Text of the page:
The public ground I hunted last season was seriously crowded. Each state - five in total - that I bowhunted in was busier on the common ground than I’ve ever seen, and it got me thinking. I know public land is the hot ticket right now, with some hunters going so far as saying that if you don’t hunt public dirt you’re cheating, but that can’t fully explain the amount of bowhunters I ran into.
It’s likely the upsurge in public land hunters has something to do with the amount of property being locked up for deer. Leasing is big, big business these days with individual hunters and outfitters alike throwing money at landowners across the country to ensure a year of quality hunting. Whitetail hunters are also more inclined than ever to buy ground if at all possible, and if not, at least advocate that the family farm becomes a tightly controlled sanctuary.
Lament these trends all you like, but that’s just how things are going. Some people have it made whitetail-wise, and many don’t. That doesn’t mean there aren’t some options out there for deer hunters who don’t have the financial means to tie up some dirt.
Year To Year
Full disclosure, I’ve never leased any ground. I’ve come awfully close several times, but my willingness to lease has been poisoned by two things. The first is that I’ve bought a few small parcels in my life. Signing a personal loan on the first property and then paying it off opened up a world to me that I didn’t believe would ever exist. I became a landowner, and while that sounds pretty sweet, the land I bought was mostly swamp and at best good for does and forkies. Still, it was better than not owning dirt, and it always factors into my thought process when I think about writing a good-sized check for a lease because I know I could put that money, year after year, toward owning a new property.
The second reason I haven’t leased yet is simply because I’m hooked on the challenge of bowhunting public land. I love the fact that any one of us can find some dirt that is open to all and work hard enough to find some success there. To me, there isn’t anything more satisfying when it comes to whitetail hunting.
All of that stated, I can feel myself inching toward leasing something. My twin daughters will be old enough to hunt deer in a few years, and I’m starting to fantasize about having control of a chunk of deer and turkey ground somewhere out of state to take them each spring and fall. This is one of the reasons I joined Basecamp Leasing. I wanted to see what was out there and what the prices were on random leases throughout several states. Each week I get emails about new properties that come up and plenty have piqued my interest.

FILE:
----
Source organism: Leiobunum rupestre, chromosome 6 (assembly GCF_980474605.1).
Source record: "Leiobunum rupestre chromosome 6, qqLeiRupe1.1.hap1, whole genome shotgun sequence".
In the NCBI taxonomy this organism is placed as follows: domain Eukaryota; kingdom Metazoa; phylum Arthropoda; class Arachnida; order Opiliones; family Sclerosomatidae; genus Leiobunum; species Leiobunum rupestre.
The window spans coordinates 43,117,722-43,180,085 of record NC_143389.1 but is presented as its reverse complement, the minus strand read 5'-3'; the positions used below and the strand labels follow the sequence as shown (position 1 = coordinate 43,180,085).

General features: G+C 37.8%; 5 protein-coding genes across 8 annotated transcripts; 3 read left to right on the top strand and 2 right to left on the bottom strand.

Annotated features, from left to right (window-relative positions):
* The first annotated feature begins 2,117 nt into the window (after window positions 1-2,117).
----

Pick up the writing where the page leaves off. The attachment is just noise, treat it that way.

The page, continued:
Leasing might not be for everyone, but it’s a major part of deer hunting these days.
Go Big, Or Not
Buying land is like dating. You’ve got to be honest about your range, which can be depressing. The upside is that if you’re as realistic about potential mates as you are deer properties, you’ll find something good enough. Deer hunters often dream big when it comes to owning land, but that’s simply a mental insurance policy against actually looking at land they can afford.
You’ll probably never own a full section in southern Iowa, but what about 25 acres of so-so ground within an hour of your house? You can set it up the way you like, plant a few food plots on it, and enjoy the process of owning land. You probably won’t kill Booners every year (or any year) on a small parcel, but you probably weren’t doing that anyway.
The rub when it comes to trying to buy a little piece of whitetail heaven is most banks won’t give you money for recreational land. They just won’t, so you’ll have to get creative if you need a loan. For my last property, I walked into my credit union and asked what the options were. I could have taken out a personal loan with a high interest rate, a home equity loan with a decent rate and some tax benefits, or refinance my paid-off truck for a loan with a killer rate. That’s what I did, and after three years I still had the truck and was the title holder on 30 acres of deer ground.
Again, buying isn’t for everyone and I get that, but don’t believe that it can never happen because you never know.
Here’s the option I don’t want anyone to choose when it comes to dealing with deer ground. Don’t give up hunting. We are seeing this already in many states when it comes to firearms hunters, and it’s not good. I realize there are other factors playing into this trend besides access, but there’s no denying it’s a big one.
If you love to deer hunt, and you probably do if you’re reading this, there’s an answer out there. It might be leasing, it might be buying, or it might be bumping elbows with a bunch of other hunters on common ground. The worst choice any of us can make is to throw our hands up in frustration and trade in our hunting gear for golf clubs.
Access is one of the largest impediments most of us face when it comes to deer hunting, or experiencing quality hunting. There are options out there for all of us worth exploring. It might cost you some money, or it might simply mean you’re going to deal with the deer hunting general public on a daily basis. The sacrifice, however it’s made, will still be worth it though because after all, you’ll still get to deer hunt.